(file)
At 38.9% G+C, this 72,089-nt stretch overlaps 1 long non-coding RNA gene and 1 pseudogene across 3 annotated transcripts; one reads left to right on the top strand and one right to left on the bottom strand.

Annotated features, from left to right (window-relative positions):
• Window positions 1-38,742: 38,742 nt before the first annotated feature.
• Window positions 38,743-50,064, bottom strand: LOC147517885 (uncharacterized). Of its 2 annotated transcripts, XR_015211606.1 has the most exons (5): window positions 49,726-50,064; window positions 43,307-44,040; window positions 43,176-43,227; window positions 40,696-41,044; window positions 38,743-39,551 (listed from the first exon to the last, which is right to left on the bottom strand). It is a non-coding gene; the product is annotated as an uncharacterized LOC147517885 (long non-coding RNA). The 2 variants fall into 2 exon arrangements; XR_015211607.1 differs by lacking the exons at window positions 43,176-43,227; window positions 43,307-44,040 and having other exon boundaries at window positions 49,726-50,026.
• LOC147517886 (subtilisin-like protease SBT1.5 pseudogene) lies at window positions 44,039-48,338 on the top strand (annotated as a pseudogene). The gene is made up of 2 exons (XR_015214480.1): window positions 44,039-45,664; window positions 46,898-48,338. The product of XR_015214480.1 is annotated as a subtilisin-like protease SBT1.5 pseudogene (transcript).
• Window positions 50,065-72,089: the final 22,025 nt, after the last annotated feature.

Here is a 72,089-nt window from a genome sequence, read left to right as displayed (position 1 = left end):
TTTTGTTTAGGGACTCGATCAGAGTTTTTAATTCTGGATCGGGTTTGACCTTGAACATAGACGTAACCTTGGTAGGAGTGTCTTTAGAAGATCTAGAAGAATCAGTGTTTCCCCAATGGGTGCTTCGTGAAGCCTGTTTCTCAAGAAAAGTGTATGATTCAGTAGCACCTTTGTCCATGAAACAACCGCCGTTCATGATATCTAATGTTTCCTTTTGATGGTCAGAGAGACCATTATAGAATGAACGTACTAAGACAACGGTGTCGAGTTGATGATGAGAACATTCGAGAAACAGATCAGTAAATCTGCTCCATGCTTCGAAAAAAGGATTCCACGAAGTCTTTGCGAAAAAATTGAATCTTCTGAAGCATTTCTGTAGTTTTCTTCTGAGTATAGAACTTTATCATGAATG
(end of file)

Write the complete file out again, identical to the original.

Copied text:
At 38.9% G+C, this 72,089-nt stretch overlaps 1 long non-coding RNA gene and 1 pseudogene across 3 annotated transcripts; one reads left to right on the top strand and one right to left on the bottom strand.

Annotated features, from left to right (window-relative positions):
• Window positions 1-38,742: 38,742 nt before the first annotated feature.
• Window positions 38,743-50,064, bottom strand: LOC147517885 (uncharacterized). Of its 2 annotated transcripts, XR_015211606.1 has the most exons (5): window positions 49,726-50,064; window positions 43,307-44,040; window positions 43,176-43,227; window positions 40,696-41,044; window positions 38,743-39,551 (listed from the first exon to the last, which is right to left on the bottom strand). It is a non-coding gene; the product is annotated as an uncharacterized LOC147517885 (long non-coding RNA). The 2 variants fall into 2 exon arrangements; XR_015211607.1 differs by lacking the exons at window positions 43,176-43,227; window positions 43,307-44,040 and having other exon boundaries at window positions 49,726-50,026.
• LOC147517886 (subtilisin-like protease SBT1.5 pseudogene) lies at window positions 44,039-48,338 on the top strand (annotated as a pseudogene). The gene is made up of 2 exons (XR_015214480.1): window positions 44,039-45,664; window positions 46,898-48,338. The product of XR_015214480.1 is annotated as a subtilisin-like protease SBT1.5 pseudogene (transcript).
• Window positions 50,065-72,089: the final 22,025 nt, after the last annotated feature.

Here is a 72,089-nt window from a genome sequence, read left to right as displayed (position 1 = left end):
TTTTGTTTAGGGACTCGATCAGAGTTTTTAATTCTGGATCGGGTTTGACCTTGAACATAGACGTAACCTTGGTAGGAGTGTCTTTAGAAGATCTAGAAGAATCAGTGTTTCCCCAATGGGTGCTTCGTGAAGCCTGTTTCTCAAGAAAAGTGTATGATTCAGTAGCACCTTTGTCCATGAAACAACCGCCGTTCATGATATCTAATGTTTCCTTTTGATGGTCAGAGAGACCATTATAGAATGAACGTACTAAGACAACGGTGTCGAGTTGATGATGAGAACATTCGAGAAACAGATCAGTAAATCTGCTCCATGCTTCGAAAAAAGGATTCCACGAAGTCTTTGCGAAAAAATTGAATCTTCTGAAGCATTTCTGTAGTTTTCTTCTGAGTATAGAACTTTATCATGAATG